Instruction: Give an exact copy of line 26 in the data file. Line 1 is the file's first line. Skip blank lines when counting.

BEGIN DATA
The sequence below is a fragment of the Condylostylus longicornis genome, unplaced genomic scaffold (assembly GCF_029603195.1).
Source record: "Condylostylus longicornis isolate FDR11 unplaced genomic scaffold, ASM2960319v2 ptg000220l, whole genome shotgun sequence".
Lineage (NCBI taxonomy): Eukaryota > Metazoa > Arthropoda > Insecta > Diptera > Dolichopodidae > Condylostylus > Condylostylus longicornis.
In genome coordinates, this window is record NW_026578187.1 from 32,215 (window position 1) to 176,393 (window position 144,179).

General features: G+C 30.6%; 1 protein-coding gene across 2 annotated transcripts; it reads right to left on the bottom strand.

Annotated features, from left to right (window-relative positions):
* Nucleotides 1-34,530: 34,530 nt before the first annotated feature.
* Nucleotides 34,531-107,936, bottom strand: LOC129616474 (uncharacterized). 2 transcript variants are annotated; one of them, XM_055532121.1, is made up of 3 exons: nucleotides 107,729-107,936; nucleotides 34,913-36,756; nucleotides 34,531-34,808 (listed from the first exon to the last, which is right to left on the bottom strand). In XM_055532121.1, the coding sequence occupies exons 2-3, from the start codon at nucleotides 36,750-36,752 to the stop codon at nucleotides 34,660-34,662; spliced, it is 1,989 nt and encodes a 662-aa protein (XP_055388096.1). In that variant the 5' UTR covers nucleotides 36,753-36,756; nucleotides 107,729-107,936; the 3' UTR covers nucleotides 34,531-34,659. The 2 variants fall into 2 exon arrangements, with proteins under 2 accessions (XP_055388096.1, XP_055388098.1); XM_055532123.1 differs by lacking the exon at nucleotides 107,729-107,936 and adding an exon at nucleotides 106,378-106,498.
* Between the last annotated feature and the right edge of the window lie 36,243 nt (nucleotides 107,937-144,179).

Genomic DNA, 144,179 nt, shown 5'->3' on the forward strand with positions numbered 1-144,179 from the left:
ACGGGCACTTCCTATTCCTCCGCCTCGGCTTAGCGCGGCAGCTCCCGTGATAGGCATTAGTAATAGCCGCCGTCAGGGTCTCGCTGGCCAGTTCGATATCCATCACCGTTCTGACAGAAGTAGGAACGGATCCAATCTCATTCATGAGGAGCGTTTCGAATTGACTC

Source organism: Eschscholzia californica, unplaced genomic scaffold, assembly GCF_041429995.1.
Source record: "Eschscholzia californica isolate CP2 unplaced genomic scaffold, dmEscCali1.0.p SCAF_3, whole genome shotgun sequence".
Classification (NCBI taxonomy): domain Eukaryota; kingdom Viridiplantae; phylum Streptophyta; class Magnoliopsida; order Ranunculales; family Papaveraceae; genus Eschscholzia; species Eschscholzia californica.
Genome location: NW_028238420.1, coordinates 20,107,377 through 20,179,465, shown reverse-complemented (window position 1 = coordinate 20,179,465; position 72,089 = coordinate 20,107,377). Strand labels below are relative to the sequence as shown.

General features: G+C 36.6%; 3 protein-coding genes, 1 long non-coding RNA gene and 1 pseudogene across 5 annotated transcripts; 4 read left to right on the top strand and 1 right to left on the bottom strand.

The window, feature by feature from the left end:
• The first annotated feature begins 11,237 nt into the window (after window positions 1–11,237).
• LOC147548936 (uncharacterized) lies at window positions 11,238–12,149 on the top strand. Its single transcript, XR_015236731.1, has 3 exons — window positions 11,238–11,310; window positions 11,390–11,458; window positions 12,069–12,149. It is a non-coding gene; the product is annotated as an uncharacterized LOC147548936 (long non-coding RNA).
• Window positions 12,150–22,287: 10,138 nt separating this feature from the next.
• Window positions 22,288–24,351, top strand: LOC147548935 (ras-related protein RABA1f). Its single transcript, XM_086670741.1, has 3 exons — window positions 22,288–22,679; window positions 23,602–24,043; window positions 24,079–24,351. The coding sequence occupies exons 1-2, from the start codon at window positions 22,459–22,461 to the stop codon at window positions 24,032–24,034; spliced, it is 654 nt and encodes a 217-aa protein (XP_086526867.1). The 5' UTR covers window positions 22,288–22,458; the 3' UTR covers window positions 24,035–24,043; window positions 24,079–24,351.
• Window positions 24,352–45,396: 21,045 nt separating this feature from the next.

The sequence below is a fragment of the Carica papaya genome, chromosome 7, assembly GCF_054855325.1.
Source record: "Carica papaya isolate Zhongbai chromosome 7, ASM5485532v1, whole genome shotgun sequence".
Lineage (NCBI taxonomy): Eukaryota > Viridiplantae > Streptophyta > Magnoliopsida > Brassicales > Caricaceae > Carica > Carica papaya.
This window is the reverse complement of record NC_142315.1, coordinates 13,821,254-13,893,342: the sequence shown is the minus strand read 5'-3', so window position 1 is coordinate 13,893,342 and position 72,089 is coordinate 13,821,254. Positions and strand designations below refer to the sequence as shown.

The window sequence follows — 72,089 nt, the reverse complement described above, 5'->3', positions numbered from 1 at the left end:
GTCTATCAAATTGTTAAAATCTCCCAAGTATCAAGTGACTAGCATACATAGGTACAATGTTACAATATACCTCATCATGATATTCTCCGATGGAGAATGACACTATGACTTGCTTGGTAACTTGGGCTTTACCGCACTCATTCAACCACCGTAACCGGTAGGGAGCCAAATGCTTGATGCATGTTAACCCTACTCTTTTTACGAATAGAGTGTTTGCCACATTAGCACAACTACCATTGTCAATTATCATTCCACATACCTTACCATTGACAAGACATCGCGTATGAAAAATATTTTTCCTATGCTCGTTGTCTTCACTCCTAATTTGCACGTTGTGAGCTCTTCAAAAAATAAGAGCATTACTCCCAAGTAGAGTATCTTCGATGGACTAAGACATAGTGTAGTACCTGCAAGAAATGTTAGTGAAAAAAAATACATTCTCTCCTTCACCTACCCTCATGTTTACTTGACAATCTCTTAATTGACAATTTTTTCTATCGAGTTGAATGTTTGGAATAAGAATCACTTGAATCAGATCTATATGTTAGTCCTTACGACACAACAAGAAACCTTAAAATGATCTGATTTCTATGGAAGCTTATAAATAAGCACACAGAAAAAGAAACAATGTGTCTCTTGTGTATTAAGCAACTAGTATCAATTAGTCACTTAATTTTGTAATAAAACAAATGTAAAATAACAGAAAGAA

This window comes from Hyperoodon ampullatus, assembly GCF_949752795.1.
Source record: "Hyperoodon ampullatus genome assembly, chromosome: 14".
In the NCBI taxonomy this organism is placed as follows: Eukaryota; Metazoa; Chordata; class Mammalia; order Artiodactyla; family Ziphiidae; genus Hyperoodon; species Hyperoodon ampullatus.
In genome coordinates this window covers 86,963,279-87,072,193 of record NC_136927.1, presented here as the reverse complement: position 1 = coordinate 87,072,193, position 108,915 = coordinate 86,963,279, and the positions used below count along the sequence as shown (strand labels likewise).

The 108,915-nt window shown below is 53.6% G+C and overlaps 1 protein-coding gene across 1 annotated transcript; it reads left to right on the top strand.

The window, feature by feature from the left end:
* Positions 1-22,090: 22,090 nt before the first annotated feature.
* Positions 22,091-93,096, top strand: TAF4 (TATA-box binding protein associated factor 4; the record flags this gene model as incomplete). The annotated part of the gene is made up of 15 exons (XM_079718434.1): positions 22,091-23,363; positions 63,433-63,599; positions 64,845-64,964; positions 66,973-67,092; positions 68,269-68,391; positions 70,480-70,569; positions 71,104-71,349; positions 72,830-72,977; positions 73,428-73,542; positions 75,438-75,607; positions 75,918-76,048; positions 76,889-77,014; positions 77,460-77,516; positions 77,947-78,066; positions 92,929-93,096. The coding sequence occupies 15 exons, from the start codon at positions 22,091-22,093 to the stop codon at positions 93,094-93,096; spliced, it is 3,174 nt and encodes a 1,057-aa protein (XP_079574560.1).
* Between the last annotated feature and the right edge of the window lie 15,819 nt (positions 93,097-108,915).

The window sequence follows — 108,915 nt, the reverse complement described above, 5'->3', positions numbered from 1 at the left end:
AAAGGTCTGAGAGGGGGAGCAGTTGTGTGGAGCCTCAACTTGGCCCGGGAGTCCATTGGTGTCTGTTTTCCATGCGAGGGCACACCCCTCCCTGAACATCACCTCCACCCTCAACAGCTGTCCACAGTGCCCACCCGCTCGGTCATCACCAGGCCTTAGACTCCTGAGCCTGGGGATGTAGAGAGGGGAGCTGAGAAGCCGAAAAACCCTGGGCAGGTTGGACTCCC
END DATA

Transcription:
This window is the reverse complement of record NC_142315.1, coordinates 13,821,254-13,893,342: the sequence shown is the minus strand read 5'-3', so window position 1 is coordinate 13,893,342 and position 72,089 is coordinate 13,821,254. Positions and strand designations below refer to the sequence as shown.